The following chart shows the average daily returns for the FTSE 100 Index for the four days before, and three days after, the Easter holiday over the period 1984-2013.

Average daily returns of the FTSE 100 around Easter [1984-2013]The general profile of behaviour around Easter is similar to that seen before for all holidays.

The main differences are that H(-4) is significantly weak, and the average returns for the two days immediately before and after Easter are significantly higher than for all holidays. For example, the average return for H(-1) is 0.4% (13 times greater than the average return for all days in the year); for all holidays the figure is 0.2%. The standard deviation for the Easter H(-1) average return is also significantly low.

The following chart is similar to the above, but this time the period studied is 2000-2013.

Average daily returns of the FTSE 100 around Easter [2000-2013]This second chart suggests that the behaviour of the market around Easter has not changed significantly in recent years.


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Average market behaviour in April

The following chart plots the average performance of the FTSE 100 Index during April since 1984 (more info on this type of chart).

FTSE 100 average month chart for April [1984-2013]As can be seen, historically the market has on average generally risen steadily throughout the whole month of April, ending at the high for the month.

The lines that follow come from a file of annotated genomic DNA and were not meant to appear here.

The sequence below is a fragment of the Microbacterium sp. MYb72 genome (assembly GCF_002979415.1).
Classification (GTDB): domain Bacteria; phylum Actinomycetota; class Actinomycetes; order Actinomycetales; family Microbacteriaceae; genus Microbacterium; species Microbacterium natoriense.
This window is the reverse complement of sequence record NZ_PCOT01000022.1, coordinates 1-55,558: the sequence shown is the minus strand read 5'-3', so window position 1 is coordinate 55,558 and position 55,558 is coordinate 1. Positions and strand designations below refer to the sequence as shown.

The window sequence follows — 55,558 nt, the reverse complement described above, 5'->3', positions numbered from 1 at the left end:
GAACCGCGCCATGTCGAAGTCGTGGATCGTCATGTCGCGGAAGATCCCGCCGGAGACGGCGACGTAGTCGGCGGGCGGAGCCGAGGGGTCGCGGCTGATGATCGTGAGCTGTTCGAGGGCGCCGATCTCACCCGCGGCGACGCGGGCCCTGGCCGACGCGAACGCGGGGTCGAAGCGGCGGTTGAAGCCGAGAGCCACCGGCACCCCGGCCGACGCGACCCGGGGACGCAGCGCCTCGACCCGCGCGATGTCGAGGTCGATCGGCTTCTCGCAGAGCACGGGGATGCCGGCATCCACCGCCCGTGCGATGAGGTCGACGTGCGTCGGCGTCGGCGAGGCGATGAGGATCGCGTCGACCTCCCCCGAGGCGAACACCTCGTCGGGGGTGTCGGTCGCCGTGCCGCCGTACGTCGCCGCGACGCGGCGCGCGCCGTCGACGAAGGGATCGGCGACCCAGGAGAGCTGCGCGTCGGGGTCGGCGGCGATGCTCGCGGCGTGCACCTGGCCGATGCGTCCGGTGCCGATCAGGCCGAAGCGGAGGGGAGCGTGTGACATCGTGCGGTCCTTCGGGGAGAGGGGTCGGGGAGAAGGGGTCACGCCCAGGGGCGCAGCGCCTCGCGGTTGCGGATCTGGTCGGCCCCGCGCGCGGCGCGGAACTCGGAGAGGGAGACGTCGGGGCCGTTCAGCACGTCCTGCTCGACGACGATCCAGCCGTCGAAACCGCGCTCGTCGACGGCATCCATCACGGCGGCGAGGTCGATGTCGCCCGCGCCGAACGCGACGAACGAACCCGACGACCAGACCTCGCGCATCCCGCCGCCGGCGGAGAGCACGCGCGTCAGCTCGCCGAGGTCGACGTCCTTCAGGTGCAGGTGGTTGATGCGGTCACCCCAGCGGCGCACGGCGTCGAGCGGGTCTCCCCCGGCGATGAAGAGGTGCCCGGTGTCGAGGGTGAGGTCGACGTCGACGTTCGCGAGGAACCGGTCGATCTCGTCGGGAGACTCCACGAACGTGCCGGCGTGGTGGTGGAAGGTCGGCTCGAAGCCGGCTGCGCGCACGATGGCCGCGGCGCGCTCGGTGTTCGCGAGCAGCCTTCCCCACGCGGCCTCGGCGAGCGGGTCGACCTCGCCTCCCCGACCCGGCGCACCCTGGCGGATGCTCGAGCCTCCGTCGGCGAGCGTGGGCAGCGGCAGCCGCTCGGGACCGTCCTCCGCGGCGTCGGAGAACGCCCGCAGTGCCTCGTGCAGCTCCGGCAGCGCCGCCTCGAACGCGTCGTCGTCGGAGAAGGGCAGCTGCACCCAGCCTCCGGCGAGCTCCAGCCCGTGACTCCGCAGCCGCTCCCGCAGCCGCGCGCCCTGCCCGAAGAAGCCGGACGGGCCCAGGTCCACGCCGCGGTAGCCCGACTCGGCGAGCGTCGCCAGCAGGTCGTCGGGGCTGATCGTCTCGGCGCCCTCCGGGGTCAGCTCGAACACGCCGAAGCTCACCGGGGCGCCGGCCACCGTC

March 2014

The following chart shows the average performance of the market in March (1984-2013) and overlays the actual performance in March 2014.

Average month chart - March overlay March 2014 (2014)In March 2014 the big difference from the average March was the weakness in share prices in the first two weeks of the month.

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2014 1Q market review – comparative performance of FTSE 350 sectors

The following chart shows the performance of the FTSE 350 stock sectors in the first quarter 2014.

FTSE 350 sector performance 2014 1Q26 of the 38 sectors out-performed the FTSE 100 Index in the first quarter of 2014.

The data for the above chart are given in the following table.

FTSE 350 Sector TIDM Rtn 2014 1Q (%)
General Retailers 11.2
Oil Equipment, Services & Distribution 11.1
Real Estate Investment & Services 7.8
Construction & Materials 7.4
Health Care Equipment & Services 7.1
Real Estate Investment Trusts 5.3
Electricity 5.0
Automobiles & Parts 4.6
Household Goods 4.1
Food Producers 3.4
Tobacco 3.2
Gas, Water & Multiutilities 3.0
Industrial Engineering 2.5
Pharmaceuticals & Biotechnology 2.5
Chemicals 2.2
Financial Services 2.2
Software & Computer Services 2.2
Support Services 1.8
Industrial Transportation 1.7
Mining 1.4
Nonlife Insurance 1.2
Travel & Leisure 0.5
Equity Investment Instruments 0.3
Forestry & Paper 0.3
Fixed Line Telecommunications 0.2
Life Insurance -1.9
FTSE 100 -2.2
Oil & Gas Producers -2.6
Technology Hardware & Equipment -4.0
Beverages -5.7
Media -5.9
Electronic & Electrical Equipment -6.1
Personal Goods -6.2
Banks -8.8
General Industrials -8.8
Aerospace & Defense -9.3
Mobile Telecommunications -10.3
Food & Drug Retailers -11.0
Industrial Metals -24.7


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First trading day of April